Source:[6][10]

Later years[edit]

Throughout their time in the League of Ireland, Albert Rovers continued to field teams in both the Munster Senior League and the Cork Athletic Union League. After their senior team was expelled from the League of Ireland, the club continued to operate at intermediate and junior levels using the Albert Rovers name.[1] The club remained active into the 2000s. One of the last trophies they won was the Cork AUL's President's Cup in 1999–2000, defeating Doneraile in the final at Turners Cross.[14][15][16]

Grounds[edit]

Albert Rovers played their home games at various grounds throughout Cork city and County Cork. During their early years they played at Southern Park in Blackrock. They also played at grounds in Ballinure, Knockraha, Bottle Hill, Midleton, Farmer's Cross and in Lakewood.[1] When they replaced Cork Hibernians in the League of Ireland, Albert Rovers also replaced them as tenants at Flower Lodge. They continued playing at Flower Lodge from 1976 until 1980. After Cork Celtic vacated Turners Cross, Albert Rovers, now playing as Cork United, replaced them as tenants. In their final days in the League of Ireland, Cork United also played some home games at Kilcohan Park.[13] During the early 1980s, Albert Rovers made plans to develop a facility on the Carrigrohane Road but this was eventually abandoned due to the prohibitive costs. The club subsequently played games on the AUL Number One pitch, off the Skehard Road in Blackrock[1] and at a pitch located at the Douglas Community School on Clermont Avenue, Douglas.[11]

Notable former players[edit]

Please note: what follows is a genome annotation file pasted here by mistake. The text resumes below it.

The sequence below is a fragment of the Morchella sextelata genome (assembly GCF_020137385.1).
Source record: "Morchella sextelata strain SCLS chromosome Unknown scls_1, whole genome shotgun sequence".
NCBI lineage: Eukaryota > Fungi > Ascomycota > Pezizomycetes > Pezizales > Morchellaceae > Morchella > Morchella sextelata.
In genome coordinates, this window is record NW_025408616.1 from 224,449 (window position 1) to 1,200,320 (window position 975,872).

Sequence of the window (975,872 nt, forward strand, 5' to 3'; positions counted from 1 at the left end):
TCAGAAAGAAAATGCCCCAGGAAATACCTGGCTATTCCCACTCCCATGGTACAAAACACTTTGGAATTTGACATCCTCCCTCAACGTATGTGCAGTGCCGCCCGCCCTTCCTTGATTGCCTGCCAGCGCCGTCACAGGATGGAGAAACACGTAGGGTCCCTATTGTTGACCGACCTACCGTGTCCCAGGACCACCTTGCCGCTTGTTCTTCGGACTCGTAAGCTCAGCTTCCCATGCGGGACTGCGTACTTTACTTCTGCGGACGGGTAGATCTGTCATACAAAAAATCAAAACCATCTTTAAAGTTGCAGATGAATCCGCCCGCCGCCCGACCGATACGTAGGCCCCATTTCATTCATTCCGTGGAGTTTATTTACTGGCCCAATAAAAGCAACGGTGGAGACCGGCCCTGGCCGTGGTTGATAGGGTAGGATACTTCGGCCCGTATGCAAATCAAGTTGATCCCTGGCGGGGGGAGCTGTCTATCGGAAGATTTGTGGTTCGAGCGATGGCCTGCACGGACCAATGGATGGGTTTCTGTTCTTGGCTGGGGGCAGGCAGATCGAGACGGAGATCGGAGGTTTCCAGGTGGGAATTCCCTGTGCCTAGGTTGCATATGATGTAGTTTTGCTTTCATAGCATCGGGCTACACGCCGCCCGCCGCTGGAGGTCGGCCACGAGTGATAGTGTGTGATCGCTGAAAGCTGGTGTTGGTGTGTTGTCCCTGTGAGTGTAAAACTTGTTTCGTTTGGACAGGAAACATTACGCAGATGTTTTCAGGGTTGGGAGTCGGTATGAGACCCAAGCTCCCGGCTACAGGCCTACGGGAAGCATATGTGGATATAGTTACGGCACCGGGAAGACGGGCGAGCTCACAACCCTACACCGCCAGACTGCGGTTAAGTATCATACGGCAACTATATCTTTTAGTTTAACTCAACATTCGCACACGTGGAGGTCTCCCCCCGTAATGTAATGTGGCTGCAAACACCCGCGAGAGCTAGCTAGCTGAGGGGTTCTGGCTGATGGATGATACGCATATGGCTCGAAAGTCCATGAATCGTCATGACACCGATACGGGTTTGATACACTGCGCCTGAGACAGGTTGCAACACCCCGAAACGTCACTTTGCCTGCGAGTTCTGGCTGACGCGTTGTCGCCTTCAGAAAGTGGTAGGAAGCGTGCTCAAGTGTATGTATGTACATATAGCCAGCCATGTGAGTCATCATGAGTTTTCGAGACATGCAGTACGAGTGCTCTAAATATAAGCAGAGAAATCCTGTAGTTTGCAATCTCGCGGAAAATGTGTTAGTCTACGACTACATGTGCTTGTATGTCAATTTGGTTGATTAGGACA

Republic of Ireland internationals
England internationals
England U23 international
Inter-county hurler

Source:[13][17]

Managers[edit]

Honours[edit]

Source:[4][3][7][12]

See also[edit]

External links[edit]

References[edit]

  1. ^ a b c d e f g "Albert Rovers 1993". clubstory.blogspot.co.uk. 26 September 2009. Retrieved 28 October 2016.
  2. ^ "Brief History of the Cork Athletic Union Football League". corkaul.wordpress.com. Retrieved 19 October 2016.
  3. ^ a b "LSL – MSL – USL – CSL Past Tables Query". foot.ie. 2 February 2008. Retrieved 26 October 2016.
  4. ^ a b c d "Munster Football Association – Previous Winners". munsterfa.com. Retrieved 26 November 2013.
  5. ^ "Ireland – FA of Ireland Cup 1921/22-1993/94". Rec.Sport.Soccer Statistics Foundation. Archived from the original on 25 May 2015. Retrieved 27 October 2016.
  6. ^ a b c Graham, Alex. Football in the Republic of Ireland a Statistical Record 1921–2005. Soccer Books Limited. ISBN 1-86223-135-4.
  7. ^ a b "Ireland – FA Intermediate Cup Winners and Runners-up". Rec.Sport.Soccer Statistics Foundation. Retrieved 25 October 2016.
  8. ^ "Intermediate Cup Final 1958/59 & Cork City". braywanderers.com. 25 October 2002. Retrieved 28 October 2016.
  9. ^ Paul Doolan, Robert Goggins (1993). The Hoops. Gill & MacmillanLtd. ISBN 0-7171-2121-6.
  10. ^ a b "(Republic of) Ireland League Tables". Rec.Sport.Soccer Statistics Foundation. Archived from the original on 21 February 2008. Retrieved 6 July 2016.
  11. ^ a b "Albert Rovers FC". soccer-ireland.com. Retrieved 28 October 2016.
  12. ^ a b "The History of Football in Cork". dundalkfc.com. Retrieved 28 October 2016.
  13. ^ a b c "From Albert Rovers to Cork City FC". corkpastandpresent.ie. Retrieved 28 October 2016.
  14. ^ "Cork AUL Records – President's Cup" (PDF). corkaul.files.wordpress.com. Retrieved 29 October 2016.
  15. ^ "Cork AUL Records" (PDF). corkaul.files.wordpress.com. Retrieved 19 October 2016.
  16. ^ "Albert Rovers Doneraile 2000". clubstory.blogspot.co.uk. 26 September 2009. Retrieved 29 October 2016.
  17. ^ "The lives of Brian". Irish Examiner. 14 September 2013. Retrieved 29 October 2016.